You might think that everything runs smoothly in a nursing home since it is all about taking care of the old, and it is assumed that extra care is taken in such facilities to ensure that the needs of the old are met. However, one particular procedure in nursing homes, medication administration, can get quite complicated in a nursing facility. We went over to nanha.org and got a deeper explanation of the matter.
To begin with, there is very high regulation of long-term care facilities in general at both the federal and state level. The administration of medication, in particular, is taken very seriously. There are standards and regulations that govern the process, and there is structure to the process as well.
The ‘Right’ Process
If you look into nursing literature, you will find plenty of information on the correct ways in which to go about the administration of medicine. The exact number of “rights” to the process varies from one expert to another, with some claiming five, others six and so on. The longest list we have found contained 10 rights and was compiled by nursing consultant Vivian Nwagwu:
- The right patient
- The right medication
- The right dosage
- The right time
- The right route
- The right education of the patient and their family
- The right of the patient or family to refuse the medication
- The right assessment of the patient before the medication is administered
- The right evaluation of the patient after the medicine is administered
- The right documentation of the entire process
Ultimately, whatever the model you use, the process of medication administration itself can be a bit cumbersome since it is influenced by a whole host of factors. To begin with, there might not be any physicians on-site that can observe the residents and their condition as well as evaluate their medical needs. Pharmacies might also be off-site and pharmacists might not spend a lot of time on-site. The patient population at the nursing home is also typically frail and each patient usually needs multiple medications administered at different times.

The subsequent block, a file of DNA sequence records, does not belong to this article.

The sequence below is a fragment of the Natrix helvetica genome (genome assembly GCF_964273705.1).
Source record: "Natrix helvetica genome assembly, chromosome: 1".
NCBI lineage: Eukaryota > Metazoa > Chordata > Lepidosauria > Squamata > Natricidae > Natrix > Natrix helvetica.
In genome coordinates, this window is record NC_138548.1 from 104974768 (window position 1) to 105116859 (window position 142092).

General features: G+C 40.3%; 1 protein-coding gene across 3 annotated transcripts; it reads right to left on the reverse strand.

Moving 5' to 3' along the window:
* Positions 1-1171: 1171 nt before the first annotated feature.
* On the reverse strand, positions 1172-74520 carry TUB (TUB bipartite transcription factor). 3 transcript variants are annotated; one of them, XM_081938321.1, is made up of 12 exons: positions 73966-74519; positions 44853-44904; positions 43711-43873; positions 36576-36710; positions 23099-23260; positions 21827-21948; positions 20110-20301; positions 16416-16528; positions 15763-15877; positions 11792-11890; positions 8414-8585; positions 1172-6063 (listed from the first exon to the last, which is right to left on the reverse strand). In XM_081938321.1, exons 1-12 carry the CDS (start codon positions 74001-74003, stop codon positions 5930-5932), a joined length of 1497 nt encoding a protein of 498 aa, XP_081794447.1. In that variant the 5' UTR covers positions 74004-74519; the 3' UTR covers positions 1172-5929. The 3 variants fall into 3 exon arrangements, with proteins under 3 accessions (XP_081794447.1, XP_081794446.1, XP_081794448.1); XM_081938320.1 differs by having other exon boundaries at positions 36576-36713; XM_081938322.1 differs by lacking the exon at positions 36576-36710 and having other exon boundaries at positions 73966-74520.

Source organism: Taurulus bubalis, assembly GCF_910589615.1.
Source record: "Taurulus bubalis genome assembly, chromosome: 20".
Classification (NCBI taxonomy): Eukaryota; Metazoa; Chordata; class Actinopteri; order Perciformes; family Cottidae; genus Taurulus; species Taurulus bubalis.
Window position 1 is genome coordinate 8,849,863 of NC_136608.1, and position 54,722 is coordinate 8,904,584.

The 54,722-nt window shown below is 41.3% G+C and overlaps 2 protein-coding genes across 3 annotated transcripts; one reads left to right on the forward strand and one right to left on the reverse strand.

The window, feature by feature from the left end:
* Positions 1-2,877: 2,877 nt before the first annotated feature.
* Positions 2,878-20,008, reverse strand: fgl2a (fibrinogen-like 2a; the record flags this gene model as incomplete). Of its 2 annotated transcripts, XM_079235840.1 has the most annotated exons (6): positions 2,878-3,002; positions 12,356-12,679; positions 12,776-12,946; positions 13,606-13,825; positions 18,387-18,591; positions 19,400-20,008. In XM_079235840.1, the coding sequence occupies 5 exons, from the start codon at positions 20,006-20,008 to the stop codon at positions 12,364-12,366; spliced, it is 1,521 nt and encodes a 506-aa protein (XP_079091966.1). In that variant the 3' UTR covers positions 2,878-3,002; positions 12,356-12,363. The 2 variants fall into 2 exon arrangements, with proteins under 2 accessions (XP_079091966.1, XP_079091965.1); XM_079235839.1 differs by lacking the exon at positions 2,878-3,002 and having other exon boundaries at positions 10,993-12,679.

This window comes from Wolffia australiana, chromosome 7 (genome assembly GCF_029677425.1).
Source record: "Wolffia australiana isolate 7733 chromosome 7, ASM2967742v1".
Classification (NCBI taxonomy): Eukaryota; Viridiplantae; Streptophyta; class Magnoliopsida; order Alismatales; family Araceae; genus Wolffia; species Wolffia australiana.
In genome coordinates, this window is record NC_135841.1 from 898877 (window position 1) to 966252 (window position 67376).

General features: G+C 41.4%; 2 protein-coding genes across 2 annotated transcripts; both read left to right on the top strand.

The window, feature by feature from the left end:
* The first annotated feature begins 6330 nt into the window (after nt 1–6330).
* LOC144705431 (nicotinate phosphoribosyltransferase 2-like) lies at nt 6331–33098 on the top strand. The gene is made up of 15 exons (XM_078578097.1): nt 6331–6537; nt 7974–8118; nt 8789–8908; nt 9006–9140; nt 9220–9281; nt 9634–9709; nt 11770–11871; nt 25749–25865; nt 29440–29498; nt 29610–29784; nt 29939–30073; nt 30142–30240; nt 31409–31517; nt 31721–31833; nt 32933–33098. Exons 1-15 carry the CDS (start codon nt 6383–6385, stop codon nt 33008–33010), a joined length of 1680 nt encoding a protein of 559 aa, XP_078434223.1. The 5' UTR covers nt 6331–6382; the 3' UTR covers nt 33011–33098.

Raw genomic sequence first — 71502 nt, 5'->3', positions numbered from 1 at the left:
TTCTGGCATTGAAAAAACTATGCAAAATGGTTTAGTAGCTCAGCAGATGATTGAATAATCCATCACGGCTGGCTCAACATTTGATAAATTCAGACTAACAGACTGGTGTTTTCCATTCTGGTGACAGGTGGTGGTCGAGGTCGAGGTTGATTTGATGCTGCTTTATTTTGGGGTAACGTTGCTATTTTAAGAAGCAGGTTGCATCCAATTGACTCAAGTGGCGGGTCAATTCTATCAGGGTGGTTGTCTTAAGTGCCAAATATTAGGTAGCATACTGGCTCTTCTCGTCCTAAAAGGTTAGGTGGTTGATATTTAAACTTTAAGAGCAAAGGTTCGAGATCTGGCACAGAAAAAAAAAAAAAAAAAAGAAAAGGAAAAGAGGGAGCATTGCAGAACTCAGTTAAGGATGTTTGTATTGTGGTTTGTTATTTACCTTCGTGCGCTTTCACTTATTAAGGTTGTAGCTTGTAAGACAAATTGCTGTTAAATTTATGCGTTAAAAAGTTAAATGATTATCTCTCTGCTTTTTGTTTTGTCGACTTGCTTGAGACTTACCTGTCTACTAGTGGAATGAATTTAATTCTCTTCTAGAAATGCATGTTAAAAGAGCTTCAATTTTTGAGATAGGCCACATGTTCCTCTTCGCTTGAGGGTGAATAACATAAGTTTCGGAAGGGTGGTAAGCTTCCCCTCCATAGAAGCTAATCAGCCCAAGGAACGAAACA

Mistakes Are Common
Studies have been conducted to find out the number of medication errors that occur at these areas. In a study of about 25 nursing homes in the state of North Carolina, there were errors recorded in 92 percent of the nursing homes. About 32 percent of these were cases of dose omission, 6 percent were cases of medication being administered to the wrong patient and 6 percent of the cases were the wrong product being administered.
According to the National Coordinating Council for Medication Error Reporting and Prevention, a medication error is any kind of preventable event that may potentially lead to harm while the health professional still controls the medicine.
While state boards can discipline nurses and other staff that commit such errors, it is always the case that some nursing homes will want to sweep things under the rug. You should protect yourself beforehand by hiring a nursing home attorney to help you get the best care possible in such situations and get you legal redress when things go awry.